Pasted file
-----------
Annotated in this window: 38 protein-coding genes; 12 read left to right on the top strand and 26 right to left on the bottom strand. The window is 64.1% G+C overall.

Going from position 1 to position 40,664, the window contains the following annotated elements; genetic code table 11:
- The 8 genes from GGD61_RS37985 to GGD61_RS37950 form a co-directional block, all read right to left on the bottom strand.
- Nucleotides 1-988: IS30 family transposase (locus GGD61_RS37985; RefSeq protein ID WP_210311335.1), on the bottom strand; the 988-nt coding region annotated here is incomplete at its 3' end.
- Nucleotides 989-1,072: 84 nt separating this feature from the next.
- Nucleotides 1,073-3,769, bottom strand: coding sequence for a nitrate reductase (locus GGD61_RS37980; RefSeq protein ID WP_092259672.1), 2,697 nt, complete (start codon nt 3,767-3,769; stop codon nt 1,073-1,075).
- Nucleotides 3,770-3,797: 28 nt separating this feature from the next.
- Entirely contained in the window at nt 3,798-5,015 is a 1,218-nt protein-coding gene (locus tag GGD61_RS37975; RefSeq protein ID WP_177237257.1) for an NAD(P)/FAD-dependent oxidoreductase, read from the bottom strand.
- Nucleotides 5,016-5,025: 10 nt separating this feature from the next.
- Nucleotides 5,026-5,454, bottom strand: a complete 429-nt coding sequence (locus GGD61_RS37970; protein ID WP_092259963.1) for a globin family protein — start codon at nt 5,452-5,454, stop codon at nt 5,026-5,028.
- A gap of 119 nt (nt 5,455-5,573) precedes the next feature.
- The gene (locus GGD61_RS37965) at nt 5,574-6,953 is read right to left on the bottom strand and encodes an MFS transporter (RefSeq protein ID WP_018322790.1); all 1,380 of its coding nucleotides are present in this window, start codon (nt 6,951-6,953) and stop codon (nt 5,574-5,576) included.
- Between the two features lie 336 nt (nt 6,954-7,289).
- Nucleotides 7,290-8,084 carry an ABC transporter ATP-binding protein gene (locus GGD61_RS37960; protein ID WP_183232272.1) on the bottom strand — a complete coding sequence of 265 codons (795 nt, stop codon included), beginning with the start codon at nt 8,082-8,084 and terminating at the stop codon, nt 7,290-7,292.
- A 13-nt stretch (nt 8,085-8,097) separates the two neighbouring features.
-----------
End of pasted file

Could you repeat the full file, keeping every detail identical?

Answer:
Annotated in this window: 38 protein-coding genes; 12 read left to right on the top strand and 26 right to left on the bottom strand. The window is 64.1% G+C overall.

Going from position 1 to position 40,664, the window contains the following annotated elements; genetic code table 11:
- The 8 genes from GGD61_RS37985 to GGD61_RS37950 form a co-directional block, all read right to left on the bottom strand.
- Nucleotides 1-988: IS30 family transposase (locus GGD61_RS37985; RefSeq protein ID WP_210311335.1), on the bottom strand; the 988-nt coding region annotated here is incomplete at its 3' end.
- Nucleotides 989-1,072: 84 nt separating this feature from the next.
- Nucleotides 1,073-3,769, bottom strand: coding sequence for a nitrate reductase (locus GGD61_RS37980; RefSeq protein ID WP_092259672.1), 2,697 nt, complete (start codon nt 3,767-3,769; stop codon nt 1,073-1,075).
- Nucleotides 3,770-3,797: 28 nt separating this feature from the next.
- Entirely contained in the window at nt 3,798-5,015 is a 1,218-nt protein-coding gene (locus tag GGD61_RS37975; RefSeq protein ID WP_177237257.1) for an NAD(P)/FAD-dependent oxidoreductase, read from the bottom strand.
- Nucleotides 5,016-5,025: 10 nt separating this feature from the next.
- Nucleotides 5,026-5,454, bottom strand: a complete 429-nt coding sequence (locus GGD61_RS37970; protein ID WP_092259963.1) for a globin family protein — start codon at nt 5,452-5,454, stop codon at nt 5,026-5,028.
- A gap of 119 nt (nt 5,455-5,573) precedes the next feature.
- The gene (locus GGD61_RS37965) at nt 5,574-6,953 is read right to left on the bottom strand and encodes an MFS transporter (RefSeq protein ID WP_018322790.1); all 1,380 of its coding nucleotides are present in this window, start codon (nt 6,951-6,953) and stop codon (nt 5,574-5,576) included.
- Between the two features lie 336 nt (nt 6,954-7,289).
- Nucleotides 7,290-8,084 carry an ABC transporter ATP-binding protein gene (locus GGD61_RS37960; protein ID WP_183232272.1) on the bottom strand — a complete coding sequence of 265 codons (795 nt, stop codon included), beginning with the start codon at nt 8,082-8,084 and terminating at the stop codon, nt 7,290-7,292.
- A 13-nt stretch (nt 8,085-8,097) separates the two neighbouring features.